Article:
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As an example of the information that LMSC subscribers receive we have listed 3 sample articles, chosen at random, from our recent archive.

Charities Act (Northern Ireland) 2008 amendment

At the request of the Charity Commission for Northern Ireland, the Minister for Social Development has decided that the Charities Act (Northern Ireland) 2008 needs to be amended.

In June the Charity Commission for Northern Ireland referred to the Department for Social Development for consideration a technical problem with the wording of the Charities Act: probably the apparent confusion between Scots and English terminology relating to public benefit and the ‘charity test’. This has prevented the Charity Commission from being able to begin registration of charities in Northern Ireland.

The amendment will clarify the law and allow the Commission to issue new guidance and begin registration. The draft Bill will soon be referred to the Northern Ireland Executive and then, if approved, introduced to the NI Assembly. It is not clear at this stage how long the process will take.

Article information

  • Date: 28 October 2010 (Posted: 28 October 2010)

Of additional interest:

    Poverty and Social Exclusion

    On 3 December, the EU Council of Employment and Social Affairs Ministers adopted a set of indicators on poverty and social exclusion. (The aim of the indicators is to continue the process of achieving better co-ordination of the EU's efforts to fight poverty and social exclusion, as requested by the Lisbon and Nice Summits in 2000. You may remember that over the Summer, all the EU's Member States submitted to the Commission National Action Plans for Combatting Poverty and Social Exclusion, and the Social Policy Committee of Member State experts and Commission representatives used these Plans to work out the indicators - see the October 2001 LMSC Report for further details). The indicators and the Social Policy Committee Report were welcomed by the EU's Heads of State and Government at the Laeken Summit. The Commission will now prepare a summary report on progress using the EU Member States' individual National Action Plans for Combatting Poverty and Social Exclusion; it should be ready in January 2002. This will prepare for the next stage of the project, which is to develop further social indicators, especially on health and housing, and involve other 'actors' such as NGOs. The next report on progress will be made in 2003. An information paper on EU co-operation in the field of social inclusion is available at: http://vandenbroucke.fgov.be/Europe%20council%20info1.htm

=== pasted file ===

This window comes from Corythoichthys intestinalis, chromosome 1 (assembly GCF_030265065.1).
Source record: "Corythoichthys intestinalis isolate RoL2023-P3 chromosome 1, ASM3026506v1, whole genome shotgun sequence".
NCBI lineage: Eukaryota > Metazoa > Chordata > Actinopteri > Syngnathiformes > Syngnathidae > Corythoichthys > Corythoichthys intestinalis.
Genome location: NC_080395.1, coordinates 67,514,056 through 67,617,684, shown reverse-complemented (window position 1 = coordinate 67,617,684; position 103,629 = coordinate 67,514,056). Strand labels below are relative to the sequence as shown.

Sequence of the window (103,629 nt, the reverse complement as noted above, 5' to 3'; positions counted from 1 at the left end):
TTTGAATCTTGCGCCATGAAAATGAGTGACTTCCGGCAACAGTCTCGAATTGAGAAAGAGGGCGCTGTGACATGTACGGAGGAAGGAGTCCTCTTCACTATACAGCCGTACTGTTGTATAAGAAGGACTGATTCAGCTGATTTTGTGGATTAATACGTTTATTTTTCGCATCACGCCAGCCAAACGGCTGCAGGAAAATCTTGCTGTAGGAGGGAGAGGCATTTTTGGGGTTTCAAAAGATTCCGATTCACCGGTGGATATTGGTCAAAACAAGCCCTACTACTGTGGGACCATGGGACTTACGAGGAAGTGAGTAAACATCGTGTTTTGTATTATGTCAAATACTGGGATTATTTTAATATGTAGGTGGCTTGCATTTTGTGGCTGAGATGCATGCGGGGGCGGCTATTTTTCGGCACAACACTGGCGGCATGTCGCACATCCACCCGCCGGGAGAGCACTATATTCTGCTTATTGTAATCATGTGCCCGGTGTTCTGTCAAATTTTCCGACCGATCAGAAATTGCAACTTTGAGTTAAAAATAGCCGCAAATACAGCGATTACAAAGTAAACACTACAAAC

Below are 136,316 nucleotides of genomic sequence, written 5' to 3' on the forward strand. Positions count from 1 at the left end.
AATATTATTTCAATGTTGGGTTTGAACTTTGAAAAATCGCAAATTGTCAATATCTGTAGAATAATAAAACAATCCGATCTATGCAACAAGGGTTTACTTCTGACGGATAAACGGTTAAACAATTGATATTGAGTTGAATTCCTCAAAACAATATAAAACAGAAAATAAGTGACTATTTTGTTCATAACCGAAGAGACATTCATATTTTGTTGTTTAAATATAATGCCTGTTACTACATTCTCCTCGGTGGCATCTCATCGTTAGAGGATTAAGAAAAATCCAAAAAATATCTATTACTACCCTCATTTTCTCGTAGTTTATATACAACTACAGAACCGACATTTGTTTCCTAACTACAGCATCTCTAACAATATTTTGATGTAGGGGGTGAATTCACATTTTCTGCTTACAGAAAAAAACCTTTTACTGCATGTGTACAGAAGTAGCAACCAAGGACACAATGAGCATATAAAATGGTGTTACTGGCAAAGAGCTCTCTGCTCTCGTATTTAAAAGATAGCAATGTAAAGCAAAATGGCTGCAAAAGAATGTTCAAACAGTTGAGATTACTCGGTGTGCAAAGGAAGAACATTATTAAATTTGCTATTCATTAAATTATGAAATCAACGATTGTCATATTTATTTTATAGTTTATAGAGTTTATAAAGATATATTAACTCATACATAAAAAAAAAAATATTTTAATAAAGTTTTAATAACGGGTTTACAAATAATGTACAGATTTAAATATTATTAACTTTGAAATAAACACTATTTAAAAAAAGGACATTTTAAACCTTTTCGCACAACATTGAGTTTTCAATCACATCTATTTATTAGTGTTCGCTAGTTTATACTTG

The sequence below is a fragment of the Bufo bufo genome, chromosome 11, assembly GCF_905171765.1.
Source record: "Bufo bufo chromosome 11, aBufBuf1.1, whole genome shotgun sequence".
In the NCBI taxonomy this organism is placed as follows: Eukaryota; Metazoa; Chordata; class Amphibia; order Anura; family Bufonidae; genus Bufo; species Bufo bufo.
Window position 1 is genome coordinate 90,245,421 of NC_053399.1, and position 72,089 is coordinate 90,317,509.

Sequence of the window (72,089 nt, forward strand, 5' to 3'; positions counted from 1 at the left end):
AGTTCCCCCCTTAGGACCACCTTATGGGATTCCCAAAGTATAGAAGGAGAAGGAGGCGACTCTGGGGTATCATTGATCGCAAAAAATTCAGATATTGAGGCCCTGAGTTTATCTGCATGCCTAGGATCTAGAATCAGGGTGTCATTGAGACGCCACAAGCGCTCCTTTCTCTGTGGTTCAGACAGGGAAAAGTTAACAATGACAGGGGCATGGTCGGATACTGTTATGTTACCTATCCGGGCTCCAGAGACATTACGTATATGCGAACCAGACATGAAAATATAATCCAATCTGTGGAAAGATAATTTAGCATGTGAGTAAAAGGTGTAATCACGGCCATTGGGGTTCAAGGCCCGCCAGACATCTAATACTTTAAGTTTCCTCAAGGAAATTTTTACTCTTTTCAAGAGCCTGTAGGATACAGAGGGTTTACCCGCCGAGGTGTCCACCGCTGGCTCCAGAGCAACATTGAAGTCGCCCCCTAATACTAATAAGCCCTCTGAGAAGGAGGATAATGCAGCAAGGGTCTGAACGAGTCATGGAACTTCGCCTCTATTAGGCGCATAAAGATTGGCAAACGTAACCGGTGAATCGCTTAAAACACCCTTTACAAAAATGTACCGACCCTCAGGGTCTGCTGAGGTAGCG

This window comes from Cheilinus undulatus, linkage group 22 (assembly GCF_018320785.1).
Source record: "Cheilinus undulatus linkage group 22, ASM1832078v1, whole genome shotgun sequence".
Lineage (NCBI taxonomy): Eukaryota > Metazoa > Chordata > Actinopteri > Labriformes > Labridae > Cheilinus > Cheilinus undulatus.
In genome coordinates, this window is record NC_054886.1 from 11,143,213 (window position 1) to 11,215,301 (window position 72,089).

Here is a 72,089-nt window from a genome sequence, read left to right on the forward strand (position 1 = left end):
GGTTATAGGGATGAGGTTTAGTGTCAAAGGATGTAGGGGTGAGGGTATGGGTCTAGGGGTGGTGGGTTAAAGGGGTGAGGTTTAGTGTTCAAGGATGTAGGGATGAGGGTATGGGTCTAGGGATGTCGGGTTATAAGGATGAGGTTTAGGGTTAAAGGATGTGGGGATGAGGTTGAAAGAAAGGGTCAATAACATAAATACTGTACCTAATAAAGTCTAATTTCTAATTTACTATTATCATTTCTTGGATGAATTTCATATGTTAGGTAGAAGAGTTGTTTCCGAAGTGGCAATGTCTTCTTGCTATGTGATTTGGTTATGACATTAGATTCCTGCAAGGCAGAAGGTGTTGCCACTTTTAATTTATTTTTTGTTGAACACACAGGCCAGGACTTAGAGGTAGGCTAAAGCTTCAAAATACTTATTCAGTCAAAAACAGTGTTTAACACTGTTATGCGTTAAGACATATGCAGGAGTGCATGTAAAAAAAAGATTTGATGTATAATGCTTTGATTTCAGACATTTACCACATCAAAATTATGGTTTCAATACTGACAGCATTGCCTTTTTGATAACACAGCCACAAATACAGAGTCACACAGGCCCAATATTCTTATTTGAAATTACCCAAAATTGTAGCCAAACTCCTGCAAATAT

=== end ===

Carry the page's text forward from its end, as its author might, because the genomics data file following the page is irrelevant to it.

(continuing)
Article information

    • Date: 17 December 2001 (Posted: 27 January 2002)

    Of additional interest:

      Dame Suzi's farewell

      Dame Suzi Leather made her farewell speech as Chair of the Charity Commission to the annual conference of the Almshouse Association. The guts of her speech were devoted to her assessment of the risks facing charities: most immediately, finance. She reminded her audience that New Philanthropy Capital’s survey, ‘When the Going Gets Tough', found that over 90 per cent of the charities that that it surveyed with incomes of over £800,000 said that they faced a riskier future, in part because of reduced income. And last year charities reported cuts amounting to just over £75m.

      She also posed some questions for charities in the light of the Commission’s recent charity review in conjunction with the ICAEW and the Commission’s Big Board Talk:

      • Are we focusing on the right things, or have we drifted into activities that are over and above our core charitable purposes? If we have, is it justified?
      • Do we have up to date information about our charity's finances, cash flow and debts/obligations?

      What particularly concerned her, however, was the less tangible, less visible and longer-term challenges: whether charities would continue to be able to demonstrate that they are fundamentally different from other types of organisations. Noting that the past few years had seen the emergence of a plethora of new organisations and the re-emergence of others – social enterprises, community interest companies, mutuals and co-operatives – she suggested that this was leading to a perceived blurring of the boundaries. There was evidence that charity as a concept is not well understood by the public and, because of that, the distinctiveness of charities might be questioned.

      Her answer to the question, “what makes charities special” was that charities were required to demonstrate public benefit: public benefit was the legal raison d’être for charity and that was one of the most unambiguous findings of the Commission’s research on trust and confidence. In which connexion, the Commission would shortly be publishing a consultation on the revised public benefit guidance, which would take on board both the outcome of the recent judicial review and the experiences of charities.

      She concluded on a rather downbeat note:

      "As I finish I would like  to take this opportunity to make one thing quite clear: The Commission will not be able to absorb any further cuts if it is to continue performing all the functions the public expects of us and legislation sets out for us.  Including registering charities, providing online guidance, ensuring charities' accountability through the online register, investigating the most serious concerns around maladministration in charities, providing charities' with legal consents and permissions as required by law.  Something would have to give. We, like you, must be realistic."

      Article information

      • Date: 13 June 2012 (Posted: 13 June 2012)

      Of additional interest:

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